When pH is selected as the stimuli, in some embodiments, an acid or a base is introduced into the core material from an ex vivo source. For example, the acid or base can be administered subcutaneously via a hypodermic needle and introduced into the core material through a fluid port 455. The provision of a fluid port provides the surgeon with the flexibility to selected the amount of acid or base needed to suit the needs of the patient.
In other embodiments in which pH is selected as the stimuli, the implant further comprises a container that individually houses and sequesters the acid or base from the core material. For example, the acid or base can be sequestered in a valved, separate compartment within the shell that is in fluid connection with the cavity housing the core material. The valve is opened (for example, by telemetry), the acid or base enters the cavity housing the core material and mixes with the core material. The resulting pH change causes a change in the specific volume of the core material, thereby increasing or decreasing the stiffness of the core material and the overall implant. The advantage of this embodiment is that the stiffness of the implant is changed through a completely non-invasive technique.
In some embodiments (not shown), the device could be made of a shape memory metal having a relatively flexible property during the martensitic phase and a relatively stiff property in the austenitic phase. In one embodiment, this memory metal device could be implanted in its flexible martensitic phase. If the clinician desires to increase the stiffness of the implant, the clinician could raise the temperature of the device (by heating) to a temperature above its austenitic phase, thereby increasing the stiffness of the device and increasing its resistance to an axial compressive load.
In some embodiments of the present invention, the implant further comprises smart features for helping the surgeon monitor and react to the changing conditions of the implanted device.
In some embodiments, a sensing means is also used with the implant of the present invention. This sensing means analyzes physical surroundings. Its purpose is to identify when a significant change has occurred which could warrant adjusting the stiffness of the implant. The sensor can be contained within the implant, or provided as a stand alone entity.
In some embodiments, a reporting means for reporting the findings of the sensors to an ex vivo source is also used with the implant of the present invention. The reporter can be contained within the implant, or provided as a stand alone entity.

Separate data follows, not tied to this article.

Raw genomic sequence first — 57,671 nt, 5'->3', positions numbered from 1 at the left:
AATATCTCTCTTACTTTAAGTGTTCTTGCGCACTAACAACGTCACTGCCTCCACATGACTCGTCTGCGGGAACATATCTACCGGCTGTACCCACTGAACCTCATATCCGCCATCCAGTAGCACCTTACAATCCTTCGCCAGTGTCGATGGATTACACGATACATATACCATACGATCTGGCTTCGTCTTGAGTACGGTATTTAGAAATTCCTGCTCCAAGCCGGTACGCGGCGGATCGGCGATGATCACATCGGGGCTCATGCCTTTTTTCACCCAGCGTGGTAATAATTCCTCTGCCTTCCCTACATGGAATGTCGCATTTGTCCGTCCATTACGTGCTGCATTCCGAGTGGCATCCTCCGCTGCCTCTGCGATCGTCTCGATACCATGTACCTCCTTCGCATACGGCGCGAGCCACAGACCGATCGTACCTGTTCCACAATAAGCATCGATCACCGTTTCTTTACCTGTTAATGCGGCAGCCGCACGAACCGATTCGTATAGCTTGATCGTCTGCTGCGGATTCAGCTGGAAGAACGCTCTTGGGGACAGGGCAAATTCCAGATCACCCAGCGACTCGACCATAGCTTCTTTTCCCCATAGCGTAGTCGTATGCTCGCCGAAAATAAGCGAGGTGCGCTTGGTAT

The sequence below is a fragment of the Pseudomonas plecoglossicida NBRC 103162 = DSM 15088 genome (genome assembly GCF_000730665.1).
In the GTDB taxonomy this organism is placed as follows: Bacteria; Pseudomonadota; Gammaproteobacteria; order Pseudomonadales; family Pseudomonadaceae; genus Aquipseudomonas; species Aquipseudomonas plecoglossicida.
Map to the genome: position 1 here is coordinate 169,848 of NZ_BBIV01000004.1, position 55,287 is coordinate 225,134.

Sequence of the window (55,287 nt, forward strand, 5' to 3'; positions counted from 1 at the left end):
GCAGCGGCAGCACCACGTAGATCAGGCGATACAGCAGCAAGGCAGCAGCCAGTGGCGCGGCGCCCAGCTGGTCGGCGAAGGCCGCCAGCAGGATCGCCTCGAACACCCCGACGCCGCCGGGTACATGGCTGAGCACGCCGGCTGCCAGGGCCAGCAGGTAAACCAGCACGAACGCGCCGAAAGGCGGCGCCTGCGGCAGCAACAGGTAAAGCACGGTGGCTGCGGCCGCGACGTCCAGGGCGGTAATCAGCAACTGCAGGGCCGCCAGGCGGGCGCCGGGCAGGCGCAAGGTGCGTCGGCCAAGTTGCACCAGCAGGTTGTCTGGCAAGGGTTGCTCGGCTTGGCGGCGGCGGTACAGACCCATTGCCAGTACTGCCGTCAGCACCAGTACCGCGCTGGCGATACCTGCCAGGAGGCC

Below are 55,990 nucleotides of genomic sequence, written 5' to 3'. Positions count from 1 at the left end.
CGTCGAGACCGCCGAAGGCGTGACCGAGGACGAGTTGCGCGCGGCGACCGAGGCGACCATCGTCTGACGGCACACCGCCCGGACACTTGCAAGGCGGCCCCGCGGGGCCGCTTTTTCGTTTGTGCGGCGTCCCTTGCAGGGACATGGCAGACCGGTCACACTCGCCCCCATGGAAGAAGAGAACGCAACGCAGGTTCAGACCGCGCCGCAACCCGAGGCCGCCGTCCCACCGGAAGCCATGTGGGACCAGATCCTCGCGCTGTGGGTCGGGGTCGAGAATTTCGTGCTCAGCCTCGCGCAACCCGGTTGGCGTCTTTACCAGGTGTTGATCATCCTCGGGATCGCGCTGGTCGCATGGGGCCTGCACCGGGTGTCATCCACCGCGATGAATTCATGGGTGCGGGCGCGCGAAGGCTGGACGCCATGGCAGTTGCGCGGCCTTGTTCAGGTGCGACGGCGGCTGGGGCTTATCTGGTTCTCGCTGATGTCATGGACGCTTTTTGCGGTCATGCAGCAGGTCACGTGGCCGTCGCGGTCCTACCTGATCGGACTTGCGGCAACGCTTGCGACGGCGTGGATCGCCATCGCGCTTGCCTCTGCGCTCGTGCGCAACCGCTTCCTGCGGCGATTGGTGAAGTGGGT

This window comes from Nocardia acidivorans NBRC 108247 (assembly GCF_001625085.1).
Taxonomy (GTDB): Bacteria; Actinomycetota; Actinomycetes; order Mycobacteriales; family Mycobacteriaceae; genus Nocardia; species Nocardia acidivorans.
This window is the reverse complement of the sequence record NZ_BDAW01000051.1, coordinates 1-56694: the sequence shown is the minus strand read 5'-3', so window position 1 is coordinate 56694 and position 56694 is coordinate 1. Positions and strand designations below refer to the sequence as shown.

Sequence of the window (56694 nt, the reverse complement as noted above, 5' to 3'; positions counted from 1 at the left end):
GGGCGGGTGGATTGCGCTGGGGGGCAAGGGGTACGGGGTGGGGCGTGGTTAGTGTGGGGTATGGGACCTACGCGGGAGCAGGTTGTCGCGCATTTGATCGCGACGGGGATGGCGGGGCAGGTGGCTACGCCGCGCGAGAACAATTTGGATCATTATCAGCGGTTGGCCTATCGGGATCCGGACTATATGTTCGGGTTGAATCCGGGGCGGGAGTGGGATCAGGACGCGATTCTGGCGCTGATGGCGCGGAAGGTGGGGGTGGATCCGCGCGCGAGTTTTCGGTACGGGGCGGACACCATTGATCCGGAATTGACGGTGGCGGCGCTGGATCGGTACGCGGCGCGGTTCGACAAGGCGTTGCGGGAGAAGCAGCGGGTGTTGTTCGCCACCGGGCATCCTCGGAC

In some embodiments, a receiver for receiving ex vivo-generated information is also used with the implant of the present invention. The receiver can be contained within the implant, or provided as a stand alone entity.
In some embodiments, the implant comprises two shells having flexible anterior walls extending in the same direction, wherein the stiffness is adjusted by adjusting the distance between the respective flexible anterior walls. Now referring to
In use, the implant of
Now referring to
In other embodiments, the slots of the implant of
Therefore, in accordance with the present invention, there is provided an interspinous implant for insertion between adjacent spinous processes, the implant comprising:
In preferred embodiments, the implant of the present invention is used posteriorly in conjunction with a motion disc inserted within the disc space of the anterior portion of the spinal column. For example, in some embodiments, the implant of the present invention is used in conjunction with a motion disc having a large range of motion (“ROM”). Various motion discs are described by Stefee et al. in U.S. Pat. No. 5,071,437; Gill et al. in U.S. Pat. No. 6,113,637; Bryan et al. in U.S. Pat. No. 6,001,130; Hedman et al. in U.S. Pat. No. 4,759,769; Ray in U.S. Pat. No. 5,527,312; Ray et al. in U.S. Pat. No. 5,824,093; Buttner-Janz in U.S. Pat. No. 5,401,269; and Serhan et al. in U.S. Pat. No. 5,824,094; all which documents are hereby incorporated herein by reference in their entireties. The flexibility of the flexible body provides resistance to extreme extension, thereby restricting the motion disc to a more narrow and more physiologically desirable range of motion.
Therefore, in accordance with the present invention, there is provided a kit for providing therapy to a functional spinal unit comprising an upper vertebrae having an upper spinous process, a lower vertebrae having a lower spinous process, and a disc space therebetween, the kit comprising:
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|International Classification||A61B17/58, A61B17/70|
|Mar 6, 2004||AS||Assignment|
Owner name: DEPUY SPINE, INC., MASSACHUSETTS
Free format text: ASSIGNMENT OF ASSIGNORS INTEREST;ASSIGNORS:SERHAN, HASSAN;DINELLO, ALEXANDRE;CHRISTIANSON, WILLIAM;REEL/FRAME:015066/0991
Effective date: 20040302
|May 6, 2013||AS||Assignment|
Owner name: DEPUY SYNTHES PRODUCTS, LLC, MASSACHUSETTS
Free format text: CHANGE OF NAME;ASSIGNOR:HAND INNOVATIONS LLC;REEL/FRAME:030352/0722
Effective date: 20121231
Owner name: HAND INNOVATIONS LLC, FLORIDA
Free format text: ASSIGNMENT OF ASSIGNORS INTEREST;ASSIGNOR:DEPUY SPINE, LLC;REEL/FRAME:030352/0709
Effective date: 20121230
Owner name: DEPUY SPINE, LLC, MASSACHUSETTS
Free format text: CHANGE OF NAME;ASSIGNOR:DEPUY SPINE, INC.;REEL/FRAME:030352/0673
Effective date: 20121230